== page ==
To use the language of Walter Brueggemann, the Psalmist cries out in “disorientation,” hoping against hope that God will provide a new spiritual and political orientation for the people. The god who was once everywhere, breathing within all creation (Psalm 150), is nowhere, and the Psalmist feels suffocated by feelings of persecution and abandonment. When will God’s light shine on us?  When will we find our way again?

God is absent, hiding Godself from the people, the prophet Isaiah asserts. Perhaps, Isaiah and the people are experiencing what the prophet Amos described as a famine of hearing the word of God. (Amos 6:11-12)  The nation’s injustice and infidelity has led to a divine withdrawal; but is it truly a withdrawal and will it last forever?  As we read these words, we can recognize that the Psalmist and prophet still hope in God’s return as they pray to a God who seems angry, absent, and even apathetic. The hidden God seems profoundly present within their cries of absence. Could their cries be a revelation of God’s “sighs too deep for words” in the deepest chambers of their being?  Could God be crying in their prayers, inspiring the people to be faithful, despite their experiences of depression, hopelessness, and abandonment?  Could there cries be witness to presence in the midst of feelings of abandonment?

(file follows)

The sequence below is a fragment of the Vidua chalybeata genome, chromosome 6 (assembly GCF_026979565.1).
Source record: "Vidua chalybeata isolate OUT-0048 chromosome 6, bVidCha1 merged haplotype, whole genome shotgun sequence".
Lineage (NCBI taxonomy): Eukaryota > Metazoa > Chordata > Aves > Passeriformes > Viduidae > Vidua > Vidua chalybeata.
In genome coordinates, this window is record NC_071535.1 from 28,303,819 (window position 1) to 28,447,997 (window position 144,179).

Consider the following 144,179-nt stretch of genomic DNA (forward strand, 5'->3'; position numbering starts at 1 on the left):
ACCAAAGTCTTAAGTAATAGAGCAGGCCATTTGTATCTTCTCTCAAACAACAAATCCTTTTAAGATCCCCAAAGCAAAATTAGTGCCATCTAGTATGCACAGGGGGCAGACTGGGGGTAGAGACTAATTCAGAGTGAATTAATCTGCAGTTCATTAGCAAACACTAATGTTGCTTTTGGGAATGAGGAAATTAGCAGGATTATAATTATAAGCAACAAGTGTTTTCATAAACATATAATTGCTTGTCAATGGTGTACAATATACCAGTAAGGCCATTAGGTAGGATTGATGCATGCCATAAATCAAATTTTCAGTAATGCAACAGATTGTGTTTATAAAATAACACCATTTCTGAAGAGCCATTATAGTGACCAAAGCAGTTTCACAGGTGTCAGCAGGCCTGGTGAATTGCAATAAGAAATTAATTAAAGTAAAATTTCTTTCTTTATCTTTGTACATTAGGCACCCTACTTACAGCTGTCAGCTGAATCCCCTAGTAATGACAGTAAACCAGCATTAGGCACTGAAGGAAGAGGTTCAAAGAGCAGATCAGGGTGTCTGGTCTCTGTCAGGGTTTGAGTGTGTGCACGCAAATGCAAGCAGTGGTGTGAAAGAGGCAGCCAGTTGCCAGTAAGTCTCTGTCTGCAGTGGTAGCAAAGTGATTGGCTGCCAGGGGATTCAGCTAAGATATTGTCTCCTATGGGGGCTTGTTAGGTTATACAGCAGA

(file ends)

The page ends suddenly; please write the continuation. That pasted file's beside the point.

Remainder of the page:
The challenge for kataphatic theologies that emphasize divine omnipresence and omni-activity is how to explain the experience of divine absence in a world in which the earth and human life is said to be ontologically and spiritually filled with God’s glory. Process theologians assert that God is present in each moment as the source of adventure, possibility, and creativity. But, the ubiquitous God is also variable in God’s presence. Not all moments are equally inspirational and life-transforming; most are ordinary and all to many moments are tragic.